‘The Nakano Thrift Shop’ by Hiromi Kawakami


So you may (or may not, I won’t be offended) have noticed the lack of a blog post last week. The reason for this is that I was busy trying and failing to read this book, which was an experience similar to wading through treacle, if treacle was boring and tasteless.

The Nakano Thrift Shop isn’t the kind of book I would normally pick out- for example, on the back Vogue says it’s ‘one for the holiday suitcase’, which would immediately put me off. However, the guy in the bookshop saw me looking at the Murakami section and recommended Hiromi Kawakami as a similar author. Clearly, this man had never read anything by Murakami.

The book follows Hitomi, a young woman working in a second-hand store owned by the idiosyncratic Mr Nakano, and the stories of several other people connected with the shop; Mr Nakano’s sister, and Takeo, another employee. Hitomi finds herself falling in love with Takeo, despite the fact that he’s silent and not very emotionally available. I don’t know what happens in the end, because I couldn’t finish it.

I generally make it a rule to finish every book I start, no matter how bad, particularly if I’ve already gotten halfway through. With this book, though, I found it so uninvolving that I struggled to even get that far. The characters (even the narrator) seem distant, cold and inert, making it impossible to feel any sympathy for them. Somehow the author manages to make even the most interesting events- one of the characters getting stabbed with a letter opener, for example- into just more of the same dirge.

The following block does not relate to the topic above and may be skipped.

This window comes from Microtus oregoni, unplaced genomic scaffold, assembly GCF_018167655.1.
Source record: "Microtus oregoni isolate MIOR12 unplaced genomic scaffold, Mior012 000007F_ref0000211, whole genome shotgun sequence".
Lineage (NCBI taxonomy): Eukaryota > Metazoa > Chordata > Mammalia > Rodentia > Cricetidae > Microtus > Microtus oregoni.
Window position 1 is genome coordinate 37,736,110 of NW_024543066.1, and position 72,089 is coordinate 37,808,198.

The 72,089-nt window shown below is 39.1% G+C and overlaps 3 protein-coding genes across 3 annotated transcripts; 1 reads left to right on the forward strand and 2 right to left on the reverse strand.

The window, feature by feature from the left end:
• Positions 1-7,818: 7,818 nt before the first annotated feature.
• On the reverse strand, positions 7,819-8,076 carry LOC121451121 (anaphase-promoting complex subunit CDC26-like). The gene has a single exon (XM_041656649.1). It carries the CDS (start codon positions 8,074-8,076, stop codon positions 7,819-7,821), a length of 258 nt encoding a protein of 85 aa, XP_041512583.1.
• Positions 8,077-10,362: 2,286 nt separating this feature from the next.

Another thing that annoyed me was the author’s inconsistent and unclear use of speech marks. Sounds super picky, I know, but hear me out. In some books, e.g ones written in a stream-of-consciousness style, the omission of speech marks works well and adds some momentum. The Nakano Thrift Shop isn’t written in a stream-of-consciousness style, though, so in this case it’s simply irritating. Additionally, the author can’t seem to decide whether she wants speech marks or not, and constantly switches between the two. This makes for a confusing read.

Usually, I like books where nothing really happens; if done well they can be subtle, insightful and true to life. However, The Nakano Thrift Shop is an example of what can happen if done badly; a boring, lifeless and monotonous piece of writing. It’s almost aggressively bland. The worst part is that it’s very full of itself. While reading it you can definitely tell which bits are meant to be poignant– but they just come across as a bit pretentious.

Unless it suddenly becomes amazing in the last third, The Nakano Thrift Shop is not a book I would recommend. Furthermore, I see no comparison between this and anything by Murakami- to be honest, I think the salesperson probably just recommended it because both the authors are Japanese.



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